A decade has passed since we sold our little house in Sweden …

A decade has passed since we sold our little house in Sweden. We left boxes of books, family pictures, bikes, and antiques with a friend. Stuff that we could not haul back to Kansas or simply toss. It’s time to sort through these belongings.

It makes us happy to return to a more leisurely approach to time; the encouragement to schedule more mindfully. Instead of packing in 5 to 7 major things in a day the Swedes leave more time for rest and revitalization. They enjoy 6 weeks of vacation and have many more long weekends than we do in America. Almost everything shuts down during these Holidays. Less harried, life becomes simplified. When we’re invited for a coffee, we look forward to a three-hour visit with 7 treats and many cups of strong coffee. Conversations build to a crescendo and a lull that comforts, opens–the space to appreciate one another’s company in silence. The unspoken rule: do not rush.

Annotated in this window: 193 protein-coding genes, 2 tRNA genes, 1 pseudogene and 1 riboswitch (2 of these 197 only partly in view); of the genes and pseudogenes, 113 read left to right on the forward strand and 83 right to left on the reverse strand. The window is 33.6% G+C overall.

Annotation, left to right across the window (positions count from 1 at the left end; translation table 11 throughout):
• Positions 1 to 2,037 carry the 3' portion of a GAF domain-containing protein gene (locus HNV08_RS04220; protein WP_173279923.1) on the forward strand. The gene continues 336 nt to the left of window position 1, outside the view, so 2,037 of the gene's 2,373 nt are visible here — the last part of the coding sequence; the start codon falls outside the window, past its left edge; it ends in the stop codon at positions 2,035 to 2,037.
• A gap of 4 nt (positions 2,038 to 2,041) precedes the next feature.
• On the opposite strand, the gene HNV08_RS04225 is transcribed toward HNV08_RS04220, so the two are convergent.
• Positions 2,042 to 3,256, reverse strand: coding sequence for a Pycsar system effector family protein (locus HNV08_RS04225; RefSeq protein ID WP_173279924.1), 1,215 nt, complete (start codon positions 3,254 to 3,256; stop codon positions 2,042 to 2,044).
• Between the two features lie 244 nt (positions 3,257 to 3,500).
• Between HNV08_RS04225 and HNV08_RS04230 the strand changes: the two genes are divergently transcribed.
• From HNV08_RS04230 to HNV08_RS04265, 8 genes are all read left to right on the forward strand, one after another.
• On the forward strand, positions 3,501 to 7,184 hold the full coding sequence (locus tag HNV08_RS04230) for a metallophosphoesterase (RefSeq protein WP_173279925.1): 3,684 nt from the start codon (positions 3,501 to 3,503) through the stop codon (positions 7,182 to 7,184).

When my cousin Peter and his wife had their last child, he was given two weeks off to help bring their baby home so that everyone could integrate this new life into the family, and fully celebrate Sarah’s arrival. Anna-Lisa was given two years leave of absence from her job and received 80% of her pay. When she returned to work she relied on good childcare available to all families in Sweden. If Peter had decided to stay at home instead of his wife, he would have received the same benefits as his wife did. They also had the option of splitting the benefits between them.

Sweden ranks as one of the world’s most gender-egalitarian countries. Swedes believe men and women should share power and influence equally. In the Global Gender Gap Report 2013, Sweden is a world leader in equality. On average, women’s monthly salaries are 94 per cent of men’s, when differences in choice of profession and sector are taken into account. Pay disparity is found mostly in the private sector. After the 2010 election, 45 percent of the seats in the Swedish Parliament were filled by women, down from 47 per cent after the 2006 election–the first fall in this figure since the 1930s. At present, 13 of the 24 Government ministers are women.

Time in Sweden provides us relief from the inequities that plague our society and inspire us to advocate for more equality when we return home.

May we all be inspired to work for a well-balanced life so that when joy beckons, we’re available.


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